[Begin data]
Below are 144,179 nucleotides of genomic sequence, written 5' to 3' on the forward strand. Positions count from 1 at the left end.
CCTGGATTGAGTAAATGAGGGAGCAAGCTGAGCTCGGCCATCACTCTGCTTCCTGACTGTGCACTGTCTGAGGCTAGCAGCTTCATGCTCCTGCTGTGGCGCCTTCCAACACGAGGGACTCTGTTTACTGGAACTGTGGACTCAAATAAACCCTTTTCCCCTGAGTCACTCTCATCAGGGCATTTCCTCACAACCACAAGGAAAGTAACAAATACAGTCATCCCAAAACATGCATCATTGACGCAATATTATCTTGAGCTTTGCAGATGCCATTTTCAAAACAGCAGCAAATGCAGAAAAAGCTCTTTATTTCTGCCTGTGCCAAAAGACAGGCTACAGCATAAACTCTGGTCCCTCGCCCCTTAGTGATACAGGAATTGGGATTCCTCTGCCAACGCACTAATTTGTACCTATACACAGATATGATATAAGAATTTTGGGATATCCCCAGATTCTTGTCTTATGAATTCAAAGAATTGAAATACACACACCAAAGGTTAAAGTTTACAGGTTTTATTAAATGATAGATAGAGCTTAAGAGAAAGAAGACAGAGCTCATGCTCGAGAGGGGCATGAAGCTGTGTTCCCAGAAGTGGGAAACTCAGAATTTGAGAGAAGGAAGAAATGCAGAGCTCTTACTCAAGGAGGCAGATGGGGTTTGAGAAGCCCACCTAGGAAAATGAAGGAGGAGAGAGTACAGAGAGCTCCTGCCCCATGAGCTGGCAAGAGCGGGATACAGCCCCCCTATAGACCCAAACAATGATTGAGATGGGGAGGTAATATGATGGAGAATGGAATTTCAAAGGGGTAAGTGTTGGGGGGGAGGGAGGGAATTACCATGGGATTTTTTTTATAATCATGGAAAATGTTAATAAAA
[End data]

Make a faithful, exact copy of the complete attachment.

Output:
Below are 144,179 nucleotides of genomic sequence, written 5' to 3' on the forward strand. Positions count from 1 at the left end.
CCTGGATTGAGTAAATGAGGGAGCAAGCTGAGCTCGGCCATCACTCTGCTTCCTGACTGTGCACTGTCTGAGGCTAGCAGCTTCATGCTCCTGCTGTGGCGCCTTCCAACACGAGGGACTCTGTTTACTGGAACTGTGGACTCAAATAAACCCTTTTCCCCTGAGTCACTCTCATCAGGGCATTTCCTCACAACCACAAGGAAAGTAACAAATACAGTCATCCCAAAACATGCATCATTGACGCAATATTATCTTGAGCTTTGCAGATGCCATTTTCAAAACAGCAGCAAATGCAGAAAAAGCTCTTTATTTCTGCCTGTGCCAAAAGACAGGCTACAGCATAAACTCTGGTCCCTCGCCCCTTAGTGATACAGGAATTGGGATTCCTCTGCCAACGCACTAATTTGTACCTATACACAGATATGATATAAGAATTTTGGGATATCCCCAGATTCTTGTCTTATGAATTCAAAGAATTGAAATACACACACCAAAGGTTAAAGTTTACAGGTTTTATTAAATGATAGATAGAGCTTAAGAGAAAGAAGACAGAGCTCATGCTCGAGAGGGGCATGAAGCTGTGTTCCCAGAAGTGGGAAACTCAGAATTTGAGAGAAGGAAGAAATGCAGAGCTCTTACTCAAGGAGGCAGATGGGGTTTGAGAAGCCCACCTAGGAAAATGAAGGAGGAGAGAGTACAGAGAGCTCCTGCCCCATGAGCTGGCAAGAGCGGGATACAGCCCCCCTATAGACCCAAACAATGATTGAGATGGGGAGGTAATATGATGGAGAATGGAATTTCAAAGGGGTAAGTGTTGGGGGGGAGGGAGGGAATTACCATGGGATTTTTTTTATAATCATGGAAAATGTTAATAAAA